“Wait,” said Scalia. “That it's both ‘Necessary and Proper.’ What you just said addresses what's necessary. Yes, has to be reasonably adapted. Necessary does not mean essential, just reasonably adapted. But in addition to being necessary, it has to be proper. And we've held in two cases that something that was reasonably adapted was not proper, because it violated the sovereignty of the States, which was implicit in the constitutional structure.

“The argument here,” Scalia continued, “is that this also … may be necessary, but it's not proper, because it violates an equally evident principle in the Constitution, which is that the Federal Government is not supposed to be a government that has all powers; that it's supposed to be a government of limited powers. And that's what all this questioning has been about. What is left?

“If the government can do this,” said Scalia, “what else can it not do?

“An equally evident constitutional principle is the principle that the Federal Government is a government of enumerated powers and that the vast majority of powers remain in the States and do not belong to the Federal Government,” said Scalia. “Do you acknowledge that that's a principle?”

“Of course we do, Your Honor,” said Verrilli.

“Okay,” said Scalia. “That's what we are talking about here.”

Verrilli then went right back to his argument that forcing individuals to buy health insurance is a legitimate act of the federal government because it is regulating commerce.

“And the way in which this Court in its cases has policed the boundary … of what's in the national sphere and what's in the local sphere is to ask whether Congress is regulating economic activity with a substantial effect on interstate commerce,” said Verrilli.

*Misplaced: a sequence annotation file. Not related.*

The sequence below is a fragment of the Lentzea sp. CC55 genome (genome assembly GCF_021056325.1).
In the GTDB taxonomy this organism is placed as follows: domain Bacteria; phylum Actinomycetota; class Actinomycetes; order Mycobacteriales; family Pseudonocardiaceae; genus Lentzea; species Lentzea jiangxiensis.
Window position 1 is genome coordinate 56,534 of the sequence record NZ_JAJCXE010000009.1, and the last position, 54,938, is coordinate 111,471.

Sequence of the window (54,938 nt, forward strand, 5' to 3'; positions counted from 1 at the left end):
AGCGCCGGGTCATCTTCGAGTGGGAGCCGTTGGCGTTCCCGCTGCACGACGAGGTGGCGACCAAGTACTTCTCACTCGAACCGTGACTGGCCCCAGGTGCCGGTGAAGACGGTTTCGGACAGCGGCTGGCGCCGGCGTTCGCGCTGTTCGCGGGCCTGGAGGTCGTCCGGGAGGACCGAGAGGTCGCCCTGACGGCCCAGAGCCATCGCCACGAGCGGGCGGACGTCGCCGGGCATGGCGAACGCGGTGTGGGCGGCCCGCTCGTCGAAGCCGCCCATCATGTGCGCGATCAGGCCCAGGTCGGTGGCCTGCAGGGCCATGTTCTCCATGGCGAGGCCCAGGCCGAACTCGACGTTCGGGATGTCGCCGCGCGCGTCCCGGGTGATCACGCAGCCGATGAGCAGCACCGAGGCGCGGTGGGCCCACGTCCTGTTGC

Verrilli’s unstated assumption here is that not buying health insurance is “economic activity.”

“And here I think it's really impossible, in view of our history, to say that Congress is invading the State sphere,” said Verrilli. :This is a market in which 50 percent of the people in this country get their health care through their employer. There is a massive Federal tax subsidy of $250 billion a year that makes that much more affordable. ERISA and HIPAA regulate that to ensure that the kinds of bans on pre-existing condition discrimination and pricing practices that occur in the individual market don't occur.”

Scalia was not persuaded. "I don't understand your point,” he said. “Whatever the States have chosen not to do, the Federal Government can do?”

“No, not at all,” said Verrilli.

Scalia then pointed out that the Tenth Amendment also explicitly underscores the Constitution’s protection of individual liberty—that sovereignty comes from the people up, not from the federal government down.

“I mean, the Tenth Amendment says the powers not given to the Federal Government are reserved, not just to the States, but to the States and the people,” said Scalia. “And the argument here is that the people were left to decide whether they want to buy insurance or not.”

President Obama’s solicitor general then corrected Scalia, arguing that the Supreme Court had already decided that the Tenth Amendment did not protect the sovereignty of individuals from being forced by the federal government to buy a good or service they did not want to buy. Verrilli again defined not buying health insurance as an "economic activity."

“But, Your Honor,” Verrilli said, “this is what the Court has said, and I think it would be a very substantial departure from what the Court has said, is that when Congress is regulating economic activity with a substantial effect on interstate commerce, that will be upheld. And that is what is going on here.”

“What is left?” Scalia had said on first hearing Verrilli make this argument.  “If the government can do this, what else can it not do?”